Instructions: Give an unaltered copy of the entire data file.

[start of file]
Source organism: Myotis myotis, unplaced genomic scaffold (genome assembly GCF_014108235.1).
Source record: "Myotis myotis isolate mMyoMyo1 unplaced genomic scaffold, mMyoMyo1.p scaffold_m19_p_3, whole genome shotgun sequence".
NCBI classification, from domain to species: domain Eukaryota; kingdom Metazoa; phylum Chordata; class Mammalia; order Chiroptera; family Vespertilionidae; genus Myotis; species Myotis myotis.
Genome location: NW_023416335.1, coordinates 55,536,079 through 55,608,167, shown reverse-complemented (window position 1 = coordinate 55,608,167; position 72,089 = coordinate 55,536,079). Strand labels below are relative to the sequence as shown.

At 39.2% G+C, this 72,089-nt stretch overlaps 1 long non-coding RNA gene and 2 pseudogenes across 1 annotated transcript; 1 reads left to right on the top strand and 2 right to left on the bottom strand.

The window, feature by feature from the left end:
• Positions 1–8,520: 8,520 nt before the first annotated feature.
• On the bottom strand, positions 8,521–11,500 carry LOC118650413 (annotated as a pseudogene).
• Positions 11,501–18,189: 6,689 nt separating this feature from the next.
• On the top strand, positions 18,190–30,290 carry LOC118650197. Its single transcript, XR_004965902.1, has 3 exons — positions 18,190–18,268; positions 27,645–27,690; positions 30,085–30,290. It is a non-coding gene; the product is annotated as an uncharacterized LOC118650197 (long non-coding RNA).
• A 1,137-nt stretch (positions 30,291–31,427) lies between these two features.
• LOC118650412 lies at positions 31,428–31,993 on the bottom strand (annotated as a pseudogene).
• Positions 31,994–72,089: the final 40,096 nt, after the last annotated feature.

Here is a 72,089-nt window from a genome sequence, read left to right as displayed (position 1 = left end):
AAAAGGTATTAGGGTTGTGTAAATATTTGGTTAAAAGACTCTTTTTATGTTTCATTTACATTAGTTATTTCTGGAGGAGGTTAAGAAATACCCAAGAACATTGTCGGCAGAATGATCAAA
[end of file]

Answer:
Source organism: Myotis myotis, unplaced genomic scaffold (genome assembly GCF_014108235.1).
Source record: "Myotis myotis isolate mMyoMyo1 unplaced genomic scaffold, mMyoMyo1.p scaffold_m19_p_3, whole genome shotgun sequence".
NCBI classification, from domain to species: domain Eukaryota; kingdom Metazoa; phylum Chordata; class Mammalia; order Chiroptera; family Vespertilionidae; genus Myotis; species Myotis myotis.
Genome location: NW_023416335.1, coordinates 55,536,079 through 55,608,167, shown reverse-complemented (window position 1 = coordinate 55,608,167; position 72,089 = coordinate 55,536,079). Strand labels below are relative to the sequence as shown.

At 39.2% G+C, this 72,089-nt stretch overlaps 1 long non-coding RNA gene and 2 pseudogenes across 1 annotated transcript; 1 reads left to right on the top strand and 2 right to left on the bottom strand.

The window, feature by feature from the left end:
• Positions 1–8,520: 8,520 nt before the first annotated feature.
• On the bottom strand, positions 8,521–11,500 carry LOC118650413 (annotated as a pseudogene).
• Positions 11,501–18,189: 6,689 nt separating this feature from the next.
• On the top strand, positions 18,190–30,290 carry LOC118650197. Its single transcript, XR_004965902.1, has 3 exons — positions 18,190–18,268; positions 27,645–27,690; positions 30,085–30,290. It is a non-coding gene; the product is annotated as an uncharacterized LOC118650197 (long non-coding RNA).
• A 1,137-nt stretch (positions 30,291–31,427) lies between these two features.
• LOC118650412 lies at positions 31,428–31,993 on the bottom strand (annotated as a pseudogene).
• Positions 31,994–72,089: the final 40,096 nt, after the last annotated feature.

Here is a 72,089-nt window from a genome sequence, read left to right as displayed (position 1 = left end):
AAAAGGTATTAGGGTTGTGTAAATATTTGGTTAAAAGACTCTTTTTATGTTTCATTTACATTAGTTATTTCTGGAGGAGGTTAAGAAATACCCAAGAACATTGTCGGCAGAATGATCAAA